Before his departure, Esteban Cortezar left us with an amazing Fall '09 collection for Emanuel Ungaro. Check out how the designer geniusly integrated cobalt blue for Fall by pairing it with gray. So sleek, so fun.
Posts for August 26th 2009
>> After his Spring 2009 footwear debut had a waitlist of 900 at Opening Ceremony, Alexander Wang is going full speed ahead with accessories, he tells W. Eyewear will debut for Spring 2010, and he's expanding his T collection to include more than just cotton tanks and T-shirts, but the concept will still incorporate the “T-shirt culture of throwing something on and running out of the house.”
With increasingly more attention, Wang is careful about getting to schticky: "I’ve seen so many designers fall into that trap. The fun part is being able to evolve and challenge yourself . . . If you get too comfortable, it’s not invigorating. I’ve always remembered something Marc Jacobs said in an interview: As soon as people get used to what you’re doing, you have to change direction.”
>> Hutson Skipping New York Fashion Week —Swaim and Christina Hutson, who cobbled together a new label, Hutson, and collection just in time for Fall 2009 New York Fashion Week after they had to abruptly shutter Obedient Sons & Daughters (due to an investor's insufficient funds), are not showing during Fashion Week next month. They will, however, have "a small series" available for Spring 2010 ready later in September. [Meenal Mistry Twitter]
>> Kate Moss was supposed to be on Gossip Girl last season, Blake Lively told The Cut, "but it ended up not working out." That missed chance aside, Kate's collaboration with Topshop is still working out — her 11th collection comes out Aug. 31, and focuses on the grunge look, according to Kate: “This season’s grunge is all about being creative about how you put your look together, and not necessarily spending a fortune. It’s about being a little bit surprising and very creative. I love the glamour of adding some vintage to my look, and have done for years, as it keeps things original."
One of her favorite pieces from the collection, captured by Josh Olins below, is a black leather pencil skirt, she told the Times UK: “The shape is really lady, but the leather gives it a real grungy, cool, rock’n’roll feel, especially if you wear it with shredded tights and lived-in leather army boots."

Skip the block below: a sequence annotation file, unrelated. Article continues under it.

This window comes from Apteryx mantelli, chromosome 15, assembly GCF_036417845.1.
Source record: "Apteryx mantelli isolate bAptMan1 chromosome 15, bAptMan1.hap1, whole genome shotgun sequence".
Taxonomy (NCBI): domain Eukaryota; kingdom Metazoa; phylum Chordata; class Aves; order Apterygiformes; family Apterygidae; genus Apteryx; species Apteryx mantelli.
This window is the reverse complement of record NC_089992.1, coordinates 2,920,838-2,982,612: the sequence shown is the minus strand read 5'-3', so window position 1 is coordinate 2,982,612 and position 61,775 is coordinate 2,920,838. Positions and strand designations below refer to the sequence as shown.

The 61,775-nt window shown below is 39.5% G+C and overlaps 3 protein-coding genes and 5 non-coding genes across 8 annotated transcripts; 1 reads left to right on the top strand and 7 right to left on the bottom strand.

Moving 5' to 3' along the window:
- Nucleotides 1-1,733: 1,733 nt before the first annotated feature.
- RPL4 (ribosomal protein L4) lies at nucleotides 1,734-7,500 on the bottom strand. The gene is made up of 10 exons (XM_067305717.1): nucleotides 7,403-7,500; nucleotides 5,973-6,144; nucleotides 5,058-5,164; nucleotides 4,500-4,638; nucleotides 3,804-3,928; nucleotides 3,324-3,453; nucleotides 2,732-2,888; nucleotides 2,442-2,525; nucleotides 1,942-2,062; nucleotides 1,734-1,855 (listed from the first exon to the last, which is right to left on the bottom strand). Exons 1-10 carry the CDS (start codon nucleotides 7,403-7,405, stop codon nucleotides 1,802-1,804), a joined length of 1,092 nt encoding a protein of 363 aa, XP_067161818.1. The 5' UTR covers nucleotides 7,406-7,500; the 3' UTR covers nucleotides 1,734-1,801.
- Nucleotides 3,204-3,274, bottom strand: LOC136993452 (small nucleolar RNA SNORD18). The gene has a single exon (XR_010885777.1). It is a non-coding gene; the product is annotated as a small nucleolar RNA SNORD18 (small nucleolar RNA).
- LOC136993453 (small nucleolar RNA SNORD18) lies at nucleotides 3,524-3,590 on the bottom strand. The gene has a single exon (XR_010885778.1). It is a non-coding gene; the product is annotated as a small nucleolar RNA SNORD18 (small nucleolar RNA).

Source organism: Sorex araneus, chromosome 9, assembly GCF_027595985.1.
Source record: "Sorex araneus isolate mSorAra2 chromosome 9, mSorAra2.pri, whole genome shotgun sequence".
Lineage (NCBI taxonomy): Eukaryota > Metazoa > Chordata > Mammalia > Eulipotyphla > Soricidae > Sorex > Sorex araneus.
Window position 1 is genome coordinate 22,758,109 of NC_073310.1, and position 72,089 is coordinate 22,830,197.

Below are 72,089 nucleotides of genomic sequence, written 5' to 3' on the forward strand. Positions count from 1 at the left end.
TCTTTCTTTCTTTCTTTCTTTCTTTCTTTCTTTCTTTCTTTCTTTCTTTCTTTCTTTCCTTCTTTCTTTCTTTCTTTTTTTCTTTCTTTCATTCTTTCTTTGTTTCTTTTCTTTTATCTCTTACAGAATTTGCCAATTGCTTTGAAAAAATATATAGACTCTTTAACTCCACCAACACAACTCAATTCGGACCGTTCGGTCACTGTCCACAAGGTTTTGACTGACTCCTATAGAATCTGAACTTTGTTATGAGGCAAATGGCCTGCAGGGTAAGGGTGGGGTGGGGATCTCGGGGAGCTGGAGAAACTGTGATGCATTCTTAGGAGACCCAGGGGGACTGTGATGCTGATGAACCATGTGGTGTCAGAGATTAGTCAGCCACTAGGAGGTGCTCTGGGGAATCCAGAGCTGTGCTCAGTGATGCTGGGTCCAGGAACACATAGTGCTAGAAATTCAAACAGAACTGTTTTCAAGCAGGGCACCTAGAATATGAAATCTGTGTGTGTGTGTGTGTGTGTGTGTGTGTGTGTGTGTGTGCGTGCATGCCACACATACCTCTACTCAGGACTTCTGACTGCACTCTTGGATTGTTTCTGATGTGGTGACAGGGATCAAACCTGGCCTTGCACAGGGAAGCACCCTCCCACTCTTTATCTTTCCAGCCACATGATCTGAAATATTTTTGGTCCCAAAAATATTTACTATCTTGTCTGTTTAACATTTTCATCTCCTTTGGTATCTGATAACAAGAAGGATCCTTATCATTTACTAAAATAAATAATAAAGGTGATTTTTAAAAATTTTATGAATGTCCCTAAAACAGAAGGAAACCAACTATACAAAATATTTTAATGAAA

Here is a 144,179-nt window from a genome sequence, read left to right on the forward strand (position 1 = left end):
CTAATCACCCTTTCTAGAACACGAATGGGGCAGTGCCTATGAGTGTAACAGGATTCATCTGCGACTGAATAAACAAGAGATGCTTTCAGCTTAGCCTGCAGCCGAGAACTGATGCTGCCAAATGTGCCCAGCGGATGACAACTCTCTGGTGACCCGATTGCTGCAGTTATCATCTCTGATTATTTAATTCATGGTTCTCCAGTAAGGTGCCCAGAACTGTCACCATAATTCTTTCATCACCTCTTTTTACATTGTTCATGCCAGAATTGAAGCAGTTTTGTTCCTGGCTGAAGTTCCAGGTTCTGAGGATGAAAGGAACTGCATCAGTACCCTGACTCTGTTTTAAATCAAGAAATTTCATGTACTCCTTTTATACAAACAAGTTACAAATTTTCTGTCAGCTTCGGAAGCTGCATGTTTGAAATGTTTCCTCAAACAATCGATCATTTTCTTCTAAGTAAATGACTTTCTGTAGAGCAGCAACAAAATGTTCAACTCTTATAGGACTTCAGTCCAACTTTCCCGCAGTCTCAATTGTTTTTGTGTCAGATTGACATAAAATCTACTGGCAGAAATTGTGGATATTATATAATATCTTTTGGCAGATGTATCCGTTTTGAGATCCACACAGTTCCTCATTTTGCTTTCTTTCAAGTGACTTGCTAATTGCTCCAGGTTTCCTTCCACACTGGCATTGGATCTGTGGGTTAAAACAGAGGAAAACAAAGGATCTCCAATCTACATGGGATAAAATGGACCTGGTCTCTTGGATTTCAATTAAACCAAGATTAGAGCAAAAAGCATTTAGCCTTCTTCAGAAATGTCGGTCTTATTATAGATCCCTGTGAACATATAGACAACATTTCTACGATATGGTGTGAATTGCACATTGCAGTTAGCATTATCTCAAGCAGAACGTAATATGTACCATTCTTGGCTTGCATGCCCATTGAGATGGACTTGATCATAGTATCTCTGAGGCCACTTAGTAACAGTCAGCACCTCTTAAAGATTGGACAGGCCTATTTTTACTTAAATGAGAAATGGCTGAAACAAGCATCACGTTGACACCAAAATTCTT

>> Carine Roitfeld Credits Tom Ford with Her Icon-Making Style — Carine Roitfeld says she's over the big, shaggy fur coat she has worn repeatedly the past 12 months, but she's re-embraced handbags and is looking for a "a black, belted, slightly military coat, just below the knee; a black cape — 'not too fantastical'; and a velvet pencil skirt ('always on the knee, no one has ever designed the perfect velvet pencil skirt')" this season, the Times UK writes. So who helped her hone her look? "It wasn’t until I started to work for Gucci in the Nineties that it started to become clear to me. And that’s because Tom Ford was pushing me to do the dark eye make-up, to wear high heels and to keep things very simple and lean.” [Times UK]
>> Fashion's Night Out September 10 will see 250 models scattered around the boroughs of New York City and Arthur Elgort on hand at the 57th Street Dior boutique to photograph any customer who spends at least $2,500, but starting today, the public service announcement Seamless and Unzipped's director Douglas Keeve filmed free of charge will be all over network TV, taxis, and online. Anna Wintour flips her bob and giggles, Daria Werbowy waves her arms, plus Alexander Wang, Ashley Olsen, and Karlie Kloss all have their two cents.
>> Cathy Horyn Chats with Mary-Kate, Ashley Olsen about The Row —Mary-Kate and Ashley Olsen were recently inducted into the CFDA, a watershed moment for an industry that typically shuns celebrity lines, and now Cathy Horyn writes that she interviewed the Olsens for a New York Times piece on The Row, coming out tomorrow: "I was strangely pleased to discover that their two-room production office on W. 39th looked like a storage closet, it’s so crammed full of scuffed furniture, sketches, dress racks and plastic-sheathed bolts of fabric." Ashley's take: “I think people would be surprised that all the product is produced from the five people who work here,” Ashley said. “I think that would be shocking—that the brand seems much bigger than the actual process is.” [On the Runway]